Her bag thumped when it hit the floor and she sank into my hug, hands pressed tight against my back. She stank of sweat and smoke, the bite of herbs underneath everything.
"Bathroom's free." I kissed her cheek. "There's bubble bath under the sink and fresh towels on the counter. That lime lotion you like so much is in the cabinet."
"Lifesaver." Her voice rasped, and my throat ached for her. "I'm about half suffocated by dirt."
"I'll bring you some lemonade."
The corner of her mouth twitched upward, and she kissed my lower lip. "You're a peach," she said, grabbed her bag, and headed inside. The screen door squealed when she jerked it open. I had a bottle of WD40 somewhere. Best track it down.
When Hope and I first met, the sight of us being even so slightly intimate might have brought disapproval from my neighbors. Bad enough men visited me at random, black men and white men alike, but for a white woman ten years younger to so brazenly kiss me... well. Even back then, there was nothing they could do—I cast strong protection wards—but they wouldn't have been happy. I did subtler magic, too, and over time, the neighborhood changed. Those potentially dangerous to the hunters who came to me moved out; more sympathetic neighbors moved in. I didn't force anyone to do anything, but my methods of encouragement always worked.
I put ice in two glasses and filled one with tea and one with lemonade, leaving the glasses cold and slick against my fingers as I carried them upstairs. I took the lemonade into the bathroom and set my tea on the counter. Hope was deep in the claw-footed tub, thick bubbles up to her chin. Her dark, curly hair was bound up into a messy bun, and her eyes were closed.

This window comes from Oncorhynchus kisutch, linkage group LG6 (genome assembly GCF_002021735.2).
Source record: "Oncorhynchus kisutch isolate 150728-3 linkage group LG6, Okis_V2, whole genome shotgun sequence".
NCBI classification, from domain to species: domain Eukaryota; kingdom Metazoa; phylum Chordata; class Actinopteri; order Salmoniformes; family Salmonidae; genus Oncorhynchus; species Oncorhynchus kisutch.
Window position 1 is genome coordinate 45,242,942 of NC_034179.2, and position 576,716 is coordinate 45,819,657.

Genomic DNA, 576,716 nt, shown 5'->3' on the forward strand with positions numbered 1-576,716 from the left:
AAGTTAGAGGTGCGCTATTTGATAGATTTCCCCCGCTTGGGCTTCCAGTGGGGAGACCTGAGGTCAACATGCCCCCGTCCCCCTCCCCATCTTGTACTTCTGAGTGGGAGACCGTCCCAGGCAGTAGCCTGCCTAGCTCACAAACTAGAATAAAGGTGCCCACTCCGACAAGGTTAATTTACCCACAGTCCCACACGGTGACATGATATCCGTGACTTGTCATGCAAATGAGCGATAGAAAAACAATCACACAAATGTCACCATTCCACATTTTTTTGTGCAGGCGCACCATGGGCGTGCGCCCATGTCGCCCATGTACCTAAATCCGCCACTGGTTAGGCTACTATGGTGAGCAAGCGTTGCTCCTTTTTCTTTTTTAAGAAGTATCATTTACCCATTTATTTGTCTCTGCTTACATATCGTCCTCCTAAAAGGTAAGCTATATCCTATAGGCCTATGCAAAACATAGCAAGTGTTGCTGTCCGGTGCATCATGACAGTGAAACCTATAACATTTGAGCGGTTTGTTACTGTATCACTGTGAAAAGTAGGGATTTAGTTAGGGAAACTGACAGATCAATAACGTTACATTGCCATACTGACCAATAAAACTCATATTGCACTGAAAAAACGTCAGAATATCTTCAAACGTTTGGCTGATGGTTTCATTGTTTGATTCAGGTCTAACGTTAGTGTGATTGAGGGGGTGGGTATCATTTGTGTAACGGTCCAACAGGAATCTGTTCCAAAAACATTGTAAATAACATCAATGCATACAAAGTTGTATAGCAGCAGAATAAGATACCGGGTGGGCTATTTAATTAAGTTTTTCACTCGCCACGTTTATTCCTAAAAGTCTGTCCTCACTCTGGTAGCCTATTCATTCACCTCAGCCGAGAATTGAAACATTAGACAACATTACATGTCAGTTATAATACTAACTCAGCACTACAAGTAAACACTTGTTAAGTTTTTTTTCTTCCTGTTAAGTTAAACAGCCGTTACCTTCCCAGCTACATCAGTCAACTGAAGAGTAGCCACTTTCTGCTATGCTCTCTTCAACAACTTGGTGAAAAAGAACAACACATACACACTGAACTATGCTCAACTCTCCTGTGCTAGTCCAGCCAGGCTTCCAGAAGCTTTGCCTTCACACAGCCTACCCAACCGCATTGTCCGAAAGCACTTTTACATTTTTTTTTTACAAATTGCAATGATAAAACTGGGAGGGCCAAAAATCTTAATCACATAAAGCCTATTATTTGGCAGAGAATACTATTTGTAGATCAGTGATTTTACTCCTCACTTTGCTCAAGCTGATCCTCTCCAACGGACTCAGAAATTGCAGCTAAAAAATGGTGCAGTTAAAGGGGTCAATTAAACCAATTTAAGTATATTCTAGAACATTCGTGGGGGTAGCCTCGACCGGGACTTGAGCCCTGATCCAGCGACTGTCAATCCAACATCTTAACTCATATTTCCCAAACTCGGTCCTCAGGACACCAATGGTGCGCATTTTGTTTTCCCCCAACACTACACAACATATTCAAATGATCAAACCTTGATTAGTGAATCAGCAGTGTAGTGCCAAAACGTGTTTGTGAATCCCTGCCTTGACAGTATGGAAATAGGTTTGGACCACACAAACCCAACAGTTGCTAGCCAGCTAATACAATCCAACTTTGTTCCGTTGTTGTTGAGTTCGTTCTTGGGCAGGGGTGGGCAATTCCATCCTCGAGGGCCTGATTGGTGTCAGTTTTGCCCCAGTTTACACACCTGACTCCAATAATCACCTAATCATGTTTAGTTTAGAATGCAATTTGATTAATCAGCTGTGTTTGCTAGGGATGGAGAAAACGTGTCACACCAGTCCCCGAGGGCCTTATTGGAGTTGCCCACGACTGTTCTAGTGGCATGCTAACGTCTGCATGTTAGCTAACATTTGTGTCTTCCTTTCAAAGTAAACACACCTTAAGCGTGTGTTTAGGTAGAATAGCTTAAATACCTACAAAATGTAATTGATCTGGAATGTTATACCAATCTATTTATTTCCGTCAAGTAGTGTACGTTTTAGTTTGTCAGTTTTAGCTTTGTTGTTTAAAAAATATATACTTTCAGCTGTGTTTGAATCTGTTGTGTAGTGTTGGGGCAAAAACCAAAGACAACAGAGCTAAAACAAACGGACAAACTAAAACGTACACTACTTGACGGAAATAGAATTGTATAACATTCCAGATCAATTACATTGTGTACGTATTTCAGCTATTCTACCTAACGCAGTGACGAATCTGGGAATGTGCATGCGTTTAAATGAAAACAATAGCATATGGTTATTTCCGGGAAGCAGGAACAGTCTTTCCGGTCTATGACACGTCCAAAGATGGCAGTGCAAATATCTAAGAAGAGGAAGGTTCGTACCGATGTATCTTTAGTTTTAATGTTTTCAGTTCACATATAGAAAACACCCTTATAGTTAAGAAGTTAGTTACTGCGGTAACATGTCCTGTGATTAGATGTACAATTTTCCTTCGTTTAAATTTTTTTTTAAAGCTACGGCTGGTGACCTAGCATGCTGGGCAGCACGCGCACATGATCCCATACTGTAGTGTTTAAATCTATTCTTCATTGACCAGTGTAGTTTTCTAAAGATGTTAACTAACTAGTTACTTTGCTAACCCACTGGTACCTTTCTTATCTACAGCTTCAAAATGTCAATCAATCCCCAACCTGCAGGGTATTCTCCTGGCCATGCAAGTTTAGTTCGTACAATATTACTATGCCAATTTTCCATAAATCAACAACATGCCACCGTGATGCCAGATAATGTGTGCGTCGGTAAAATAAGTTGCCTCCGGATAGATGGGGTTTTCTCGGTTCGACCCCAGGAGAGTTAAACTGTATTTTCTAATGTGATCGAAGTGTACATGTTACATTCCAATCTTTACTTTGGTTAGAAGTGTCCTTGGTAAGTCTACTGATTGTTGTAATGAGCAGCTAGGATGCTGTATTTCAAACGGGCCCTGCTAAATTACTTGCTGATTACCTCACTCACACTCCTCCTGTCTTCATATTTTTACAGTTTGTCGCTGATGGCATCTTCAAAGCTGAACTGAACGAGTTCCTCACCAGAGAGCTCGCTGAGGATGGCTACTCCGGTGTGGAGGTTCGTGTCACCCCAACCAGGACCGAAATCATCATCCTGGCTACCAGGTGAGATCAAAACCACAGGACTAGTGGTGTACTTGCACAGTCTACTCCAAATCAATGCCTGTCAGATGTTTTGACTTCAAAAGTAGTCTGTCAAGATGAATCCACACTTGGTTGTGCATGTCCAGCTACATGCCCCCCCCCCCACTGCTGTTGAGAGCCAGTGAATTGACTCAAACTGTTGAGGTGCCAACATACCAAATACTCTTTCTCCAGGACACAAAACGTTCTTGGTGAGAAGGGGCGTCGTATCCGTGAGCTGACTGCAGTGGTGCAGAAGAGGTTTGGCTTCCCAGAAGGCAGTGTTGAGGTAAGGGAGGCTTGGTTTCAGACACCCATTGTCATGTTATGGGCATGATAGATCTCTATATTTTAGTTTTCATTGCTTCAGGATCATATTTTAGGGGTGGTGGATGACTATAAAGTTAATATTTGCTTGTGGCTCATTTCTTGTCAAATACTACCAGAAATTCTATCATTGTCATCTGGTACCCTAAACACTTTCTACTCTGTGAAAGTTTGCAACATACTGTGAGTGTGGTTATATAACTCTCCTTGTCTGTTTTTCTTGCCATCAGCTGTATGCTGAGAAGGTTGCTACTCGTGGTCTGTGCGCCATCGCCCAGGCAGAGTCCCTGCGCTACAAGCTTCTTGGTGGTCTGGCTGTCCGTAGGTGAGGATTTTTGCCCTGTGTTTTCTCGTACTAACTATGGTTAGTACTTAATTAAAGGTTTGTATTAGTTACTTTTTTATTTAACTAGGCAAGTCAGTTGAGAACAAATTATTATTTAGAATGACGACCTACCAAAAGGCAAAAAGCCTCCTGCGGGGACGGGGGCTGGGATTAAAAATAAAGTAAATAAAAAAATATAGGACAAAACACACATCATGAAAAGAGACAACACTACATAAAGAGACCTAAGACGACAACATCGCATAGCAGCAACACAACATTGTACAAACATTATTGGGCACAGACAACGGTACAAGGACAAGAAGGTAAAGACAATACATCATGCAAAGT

"Here's your drink, sweetie."
She blinked at me sleepily. "Thanks." I held out the glass, and when she reached for it, water sluiced along her bare skin. I watched it drip from her fingertips. When she shifted her weight, her breasts peeked through the bubbles, pale skin and light pink nipples.
What have you seen? bubbled to my lips, but I bit back the words. There was time for that later, after she rested. Maybe she wasn't here because she'd told a fortune that frightened her. Maybe she wanted the sanctuary I provided, a safe house where tired, wounded supernatural hunters could rest and heal.
A sliver of doubt wormed through my thoughts, and I rubbed the back of my neck. I wasn't a fortune-teller, but I wasn't stupid, either. I didn't need to read cards or tea leaves to fit puzzle pieces together. Too many hunters had come to my door carrying news of overwhelming odds and twisted monsters and strange portents.
Something big was coming, something dangerous.